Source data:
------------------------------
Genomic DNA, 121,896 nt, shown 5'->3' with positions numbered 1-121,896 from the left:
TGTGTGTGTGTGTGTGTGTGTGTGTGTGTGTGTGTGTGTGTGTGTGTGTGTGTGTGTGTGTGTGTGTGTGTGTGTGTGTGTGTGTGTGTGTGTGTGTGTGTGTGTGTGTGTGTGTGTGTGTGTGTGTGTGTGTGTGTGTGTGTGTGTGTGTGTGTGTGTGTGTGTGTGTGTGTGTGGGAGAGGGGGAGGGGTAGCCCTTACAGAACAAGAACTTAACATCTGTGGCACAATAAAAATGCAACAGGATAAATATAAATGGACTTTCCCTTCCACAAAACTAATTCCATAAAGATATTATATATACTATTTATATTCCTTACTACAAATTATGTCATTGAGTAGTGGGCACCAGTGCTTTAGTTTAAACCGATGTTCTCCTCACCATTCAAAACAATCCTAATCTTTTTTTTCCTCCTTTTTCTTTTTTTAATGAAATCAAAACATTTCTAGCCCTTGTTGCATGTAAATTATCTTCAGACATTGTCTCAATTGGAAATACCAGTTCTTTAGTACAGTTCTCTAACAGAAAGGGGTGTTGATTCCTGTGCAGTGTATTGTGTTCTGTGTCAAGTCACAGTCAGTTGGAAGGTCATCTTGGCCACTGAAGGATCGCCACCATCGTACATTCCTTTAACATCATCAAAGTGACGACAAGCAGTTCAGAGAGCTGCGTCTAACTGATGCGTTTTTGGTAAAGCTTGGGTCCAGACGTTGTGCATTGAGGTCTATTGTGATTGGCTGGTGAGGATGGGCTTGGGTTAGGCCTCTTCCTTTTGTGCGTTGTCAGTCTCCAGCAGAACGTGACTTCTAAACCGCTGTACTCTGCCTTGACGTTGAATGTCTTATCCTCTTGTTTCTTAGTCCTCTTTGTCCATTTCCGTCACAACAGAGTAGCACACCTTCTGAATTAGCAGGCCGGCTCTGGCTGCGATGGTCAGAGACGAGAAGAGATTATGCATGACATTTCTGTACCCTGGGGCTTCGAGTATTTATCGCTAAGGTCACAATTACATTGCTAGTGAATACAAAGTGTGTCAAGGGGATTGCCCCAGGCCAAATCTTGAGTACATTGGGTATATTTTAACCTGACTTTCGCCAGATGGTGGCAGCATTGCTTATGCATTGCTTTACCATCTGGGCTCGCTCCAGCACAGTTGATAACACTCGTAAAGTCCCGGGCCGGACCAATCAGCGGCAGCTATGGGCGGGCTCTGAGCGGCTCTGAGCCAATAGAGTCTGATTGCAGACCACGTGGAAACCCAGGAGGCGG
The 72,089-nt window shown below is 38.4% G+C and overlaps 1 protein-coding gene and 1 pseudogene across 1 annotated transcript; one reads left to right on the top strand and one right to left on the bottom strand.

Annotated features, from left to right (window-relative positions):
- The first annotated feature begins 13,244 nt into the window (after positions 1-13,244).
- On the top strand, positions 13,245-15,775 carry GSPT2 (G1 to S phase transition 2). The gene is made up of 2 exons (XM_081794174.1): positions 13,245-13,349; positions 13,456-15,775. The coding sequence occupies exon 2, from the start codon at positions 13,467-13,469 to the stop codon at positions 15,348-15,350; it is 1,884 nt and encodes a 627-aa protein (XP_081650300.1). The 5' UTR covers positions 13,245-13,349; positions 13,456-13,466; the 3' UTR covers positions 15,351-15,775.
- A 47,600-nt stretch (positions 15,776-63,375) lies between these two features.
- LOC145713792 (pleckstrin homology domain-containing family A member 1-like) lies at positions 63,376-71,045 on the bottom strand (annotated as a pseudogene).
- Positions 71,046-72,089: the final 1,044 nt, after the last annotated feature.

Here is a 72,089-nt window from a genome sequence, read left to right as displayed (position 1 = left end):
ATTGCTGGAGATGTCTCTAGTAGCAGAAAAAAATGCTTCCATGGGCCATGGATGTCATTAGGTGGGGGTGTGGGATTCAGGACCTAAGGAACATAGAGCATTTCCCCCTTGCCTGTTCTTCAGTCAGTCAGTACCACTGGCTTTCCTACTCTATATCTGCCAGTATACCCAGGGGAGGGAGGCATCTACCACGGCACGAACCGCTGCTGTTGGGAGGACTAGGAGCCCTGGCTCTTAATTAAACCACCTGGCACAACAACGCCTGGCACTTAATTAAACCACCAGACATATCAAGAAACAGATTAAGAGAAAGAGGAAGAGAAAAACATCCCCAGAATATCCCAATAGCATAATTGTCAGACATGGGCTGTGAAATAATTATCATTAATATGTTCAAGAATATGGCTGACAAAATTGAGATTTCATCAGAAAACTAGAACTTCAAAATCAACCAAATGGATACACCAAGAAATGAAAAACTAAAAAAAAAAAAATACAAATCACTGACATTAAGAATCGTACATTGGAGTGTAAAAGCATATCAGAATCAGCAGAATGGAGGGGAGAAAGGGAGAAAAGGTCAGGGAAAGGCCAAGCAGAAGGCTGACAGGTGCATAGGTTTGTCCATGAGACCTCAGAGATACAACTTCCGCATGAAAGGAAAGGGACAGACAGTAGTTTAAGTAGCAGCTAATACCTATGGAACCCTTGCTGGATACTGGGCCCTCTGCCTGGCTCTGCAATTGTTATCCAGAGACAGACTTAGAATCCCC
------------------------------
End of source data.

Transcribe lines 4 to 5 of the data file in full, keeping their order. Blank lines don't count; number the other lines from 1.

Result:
Annotated features, from left to right (window-relative positions):
- The first annotated feature begins 13,244 nt into the window (after positions 1-13,244).